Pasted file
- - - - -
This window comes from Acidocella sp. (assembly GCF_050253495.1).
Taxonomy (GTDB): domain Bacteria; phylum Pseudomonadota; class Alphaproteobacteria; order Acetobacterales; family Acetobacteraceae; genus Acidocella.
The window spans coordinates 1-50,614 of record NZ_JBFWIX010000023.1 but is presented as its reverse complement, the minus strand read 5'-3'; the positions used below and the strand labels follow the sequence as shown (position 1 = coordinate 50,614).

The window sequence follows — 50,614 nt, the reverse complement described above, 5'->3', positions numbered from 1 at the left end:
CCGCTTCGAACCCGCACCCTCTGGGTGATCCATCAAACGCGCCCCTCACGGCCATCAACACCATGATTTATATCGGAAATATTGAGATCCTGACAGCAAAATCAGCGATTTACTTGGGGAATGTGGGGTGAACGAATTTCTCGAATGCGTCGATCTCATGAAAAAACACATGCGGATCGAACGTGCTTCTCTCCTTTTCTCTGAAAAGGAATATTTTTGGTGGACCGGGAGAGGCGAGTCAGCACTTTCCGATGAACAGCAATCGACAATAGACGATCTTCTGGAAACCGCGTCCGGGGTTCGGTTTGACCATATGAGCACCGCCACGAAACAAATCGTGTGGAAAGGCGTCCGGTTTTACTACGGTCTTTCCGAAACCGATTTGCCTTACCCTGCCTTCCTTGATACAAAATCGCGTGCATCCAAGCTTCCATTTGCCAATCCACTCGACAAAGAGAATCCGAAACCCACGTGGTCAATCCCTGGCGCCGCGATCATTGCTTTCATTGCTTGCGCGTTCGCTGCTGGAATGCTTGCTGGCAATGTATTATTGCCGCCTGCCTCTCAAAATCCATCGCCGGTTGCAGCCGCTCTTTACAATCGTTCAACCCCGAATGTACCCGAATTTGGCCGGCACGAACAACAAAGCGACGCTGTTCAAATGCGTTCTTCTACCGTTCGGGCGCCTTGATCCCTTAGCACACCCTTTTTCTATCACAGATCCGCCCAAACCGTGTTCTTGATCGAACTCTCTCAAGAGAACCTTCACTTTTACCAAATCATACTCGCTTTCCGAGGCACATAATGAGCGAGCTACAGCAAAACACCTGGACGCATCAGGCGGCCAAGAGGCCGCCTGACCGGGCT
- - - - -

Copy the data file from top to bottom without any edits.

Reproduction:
This window comes from Acidocella sp. (assembly GCF_050253495.1).
Taxonomy (GTDB): domain Bacteria; phylum Pseudomonadota; class Alphaproteobacteria; order Acetobacterales; family Acetobacteraceae; genus Acidocella.
The window spans coordinates 1-50,614 of record NZ_JBFWIX010000023.1 but is presented as its reverse complement, the minus strand read 5'-3'; the positions used below and the strand labels follow the sequence as shown (position 1 = coordinate 50,614).

The window sequence follows — 50,614 nt, the reverse complement described above, 5'->3', positions numbered from 1 at the left end:
CCGCTTCGAACCCGCACCCTCTGGGTGATCCATCAAACGCGCCCCTCACGGCCATCAACACCATGATTTATATCGGAAATATTGAGATCCTGACAGCAAAATCAGCGATTTACTTGGGGAATGTGGGGTGAACGAATTTCTCGAATGCGTCGATCTCATGAAAAAACACATGCGGATCGAACGTGCTTCTCTCCTTTTCTCTGAAAAGGAATATTTTTGGTGGACCGGGAGAGGCGAGTCAGCACTTTCCGATGAACAGCAATCGACAATAGACGATCTTCTGGAAACCGCGTCCGGGGTTCGGTTTGACCATATGAGCACCGCCACGAAACAAATCGTGTGGAAAGGCGTCCGGTTTTACTACGGTCTTTCCGAAACCGATTTGCCTTACCCTGCCTTCCTTGATACAAAATCGCGTGCATCCAAGCTTCCATTTGCCAATCCACTCGACAAAGAGAATCCGAAACCCACGTGGTCAATCCCTGGCGCCGCGATCATTGCTTTCATTGCTTGCGCGTTCGCTGCTGGAATGCTTGCTGGCAATGTATTATTGCCGCCTGCCTCTCAAAATCCATCGCCGGTTGCAGCCGCTCTTTACAATCGTTCAACCCCGAATGTACCCGAATTTGGCCGGCACGAACAACAAAGCGACGCTGTTCAAATGCGTTCTTCTACCGTTCGGGCGCCTTGATCCCTTAGCACACCCTTTTTCTATCACAGATCCGCCCAAACCGTGTTCTTGATCGAACTCTCTCAAGAGAACCTTCACTTTTACCAAATCATACTCGCTTTCCGAGGCACATAATGAGCGAGCTACAGCAAAACACCTGGACGCATCAGGCGGCCAAGAGGCCGCCTGACCGGGCT